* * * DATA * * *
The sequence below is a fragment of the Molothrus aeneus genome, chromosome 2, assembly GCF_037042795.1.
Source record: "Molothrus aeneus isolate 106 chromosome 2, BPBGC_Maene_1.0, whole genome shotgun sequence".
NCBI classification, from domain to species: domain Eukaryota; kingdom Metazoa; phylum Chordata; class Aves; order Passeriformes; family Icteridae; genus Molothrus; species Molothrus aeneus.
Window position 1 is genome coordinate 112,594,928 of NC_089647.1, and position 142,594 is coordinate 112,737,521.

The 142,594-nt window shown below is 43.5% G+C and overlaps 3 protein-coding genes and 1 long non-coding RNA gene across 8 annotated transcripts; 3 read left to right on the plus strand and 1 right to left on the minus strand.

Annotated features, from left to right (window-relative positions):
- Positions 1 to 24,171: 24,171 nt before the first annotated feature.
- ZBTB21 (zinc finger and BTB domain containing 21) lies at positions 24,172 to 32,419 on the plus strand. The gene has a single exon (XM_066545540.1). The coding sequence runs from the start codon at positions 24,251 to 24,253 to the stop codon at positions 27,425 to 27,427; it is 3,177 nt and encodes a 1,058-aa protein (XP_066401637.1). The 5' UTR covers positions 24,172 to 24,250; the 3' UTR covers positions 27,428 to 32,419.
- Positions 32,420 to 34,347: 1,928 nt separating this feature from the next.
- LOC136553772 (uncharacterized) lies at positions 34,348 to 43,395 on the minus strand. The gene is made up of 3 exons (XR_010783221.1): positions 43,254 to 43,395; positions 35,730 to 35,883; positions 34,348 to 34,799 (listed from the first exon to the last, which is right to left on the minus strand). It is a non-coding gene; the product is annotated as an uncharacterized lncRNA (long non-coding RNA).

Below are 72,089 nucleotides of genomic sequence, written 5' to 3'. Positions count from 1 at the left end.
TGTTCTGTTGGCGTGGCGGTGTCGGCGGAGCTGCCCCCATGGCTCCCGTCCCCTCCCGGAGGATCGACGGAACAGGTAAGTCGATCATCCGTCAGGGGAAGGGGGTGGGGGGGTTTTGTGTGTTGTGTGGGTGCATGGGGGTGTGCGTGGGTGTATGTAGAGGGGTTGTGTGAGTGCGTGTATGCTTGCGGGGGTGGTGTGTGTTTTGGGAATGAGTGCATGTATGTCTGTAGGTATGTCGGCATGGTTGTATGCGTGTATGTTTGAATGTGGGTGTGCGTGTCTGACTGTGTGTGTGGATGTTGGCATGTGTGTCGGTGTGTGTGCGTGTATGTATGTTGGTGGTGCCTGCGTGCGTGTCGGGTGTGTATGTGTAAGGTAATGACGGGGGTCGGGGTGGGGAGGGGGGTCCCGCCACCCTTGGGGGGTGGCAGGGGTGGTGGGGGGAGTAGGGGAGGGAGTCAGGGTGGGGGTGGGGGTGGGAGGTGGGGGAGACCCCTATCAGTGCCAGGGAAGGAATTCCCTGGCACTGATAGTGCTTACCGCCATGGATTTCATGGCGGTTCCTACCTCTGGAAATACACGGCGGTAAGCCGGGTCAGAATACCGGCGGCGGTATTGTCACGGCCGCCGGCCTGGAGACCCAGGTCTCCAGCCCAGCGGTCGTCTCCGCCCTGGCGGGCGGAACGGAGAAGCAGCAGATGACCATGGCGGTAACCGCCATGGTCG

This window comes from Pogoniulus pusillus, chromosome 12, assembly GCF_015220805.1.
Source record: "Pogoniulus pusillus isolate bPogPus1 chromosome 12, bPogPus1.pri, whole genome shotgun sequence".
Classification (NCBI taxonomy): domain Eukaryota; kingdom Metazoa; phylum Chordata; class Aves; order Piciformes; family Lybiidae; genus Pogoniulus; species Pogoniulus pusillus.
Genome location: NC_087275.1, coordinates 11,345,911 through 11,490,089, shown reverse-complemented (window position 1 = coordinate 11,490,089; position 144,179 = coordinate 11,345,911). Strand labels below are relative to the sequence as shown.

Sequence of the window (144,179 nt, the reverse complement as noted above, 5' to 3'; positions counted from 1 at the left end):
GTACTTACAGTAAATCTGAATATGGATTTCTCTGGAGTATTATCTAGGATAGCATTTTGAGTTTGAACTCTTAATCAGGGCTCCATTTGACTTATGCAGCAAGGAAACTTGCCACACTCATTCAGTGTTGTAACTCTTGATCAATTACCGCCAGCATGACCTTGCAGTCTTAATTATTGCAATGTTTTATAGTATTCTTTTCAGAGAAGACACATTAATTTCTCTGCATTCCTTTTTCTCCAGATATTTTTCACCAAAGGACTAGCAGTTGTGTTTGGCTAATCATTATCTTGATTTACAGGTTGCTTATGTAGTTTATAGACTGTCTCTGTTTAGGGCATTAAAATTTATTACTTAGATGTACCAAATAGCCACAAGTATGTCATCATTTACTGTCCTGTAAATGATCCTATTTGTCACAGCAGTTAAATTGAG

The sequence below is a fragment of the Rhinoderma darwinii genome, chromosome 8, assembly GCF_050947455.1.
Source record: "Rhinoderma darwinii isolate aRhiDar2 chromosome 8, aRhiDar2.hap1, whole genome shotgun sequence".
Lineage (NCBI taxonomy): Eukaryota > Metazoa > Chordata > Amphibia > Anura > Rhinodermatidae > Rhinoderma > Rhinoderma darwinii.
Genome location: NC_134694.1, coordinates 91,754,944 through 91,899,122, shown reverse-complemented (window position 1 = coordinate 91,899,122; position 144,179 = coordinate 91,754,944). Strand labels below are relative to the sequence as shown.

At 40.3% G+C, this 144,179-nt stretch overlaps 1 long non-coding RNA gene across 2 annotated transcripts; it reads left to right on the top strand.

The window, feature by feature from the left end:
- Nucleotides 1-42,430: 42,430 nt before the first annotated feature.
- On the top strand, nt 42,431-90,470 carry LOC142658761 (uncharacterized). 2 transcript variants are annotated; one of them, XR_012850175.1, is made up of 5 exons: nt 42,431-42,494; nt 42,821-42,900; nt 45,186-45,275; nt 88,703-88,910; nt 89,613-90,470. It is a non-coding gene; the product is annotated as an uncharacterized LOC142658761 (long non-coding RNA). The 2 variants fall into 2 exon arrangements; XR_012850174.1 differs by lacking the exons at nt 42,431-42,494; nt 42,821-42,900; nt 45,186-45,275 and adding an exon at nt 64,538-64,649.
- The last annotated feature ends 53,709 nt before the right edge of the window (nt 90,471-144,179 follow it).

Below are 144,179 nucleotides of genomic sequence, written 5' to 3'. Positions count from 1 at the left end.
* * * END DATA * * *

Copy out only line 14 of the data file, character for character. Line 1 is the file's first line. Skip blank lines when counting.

Source record: "Pogoniulus pusillus isolate bPogPus1 chromosome 12, bPogPus1.pri, whole genome shotgun sequence".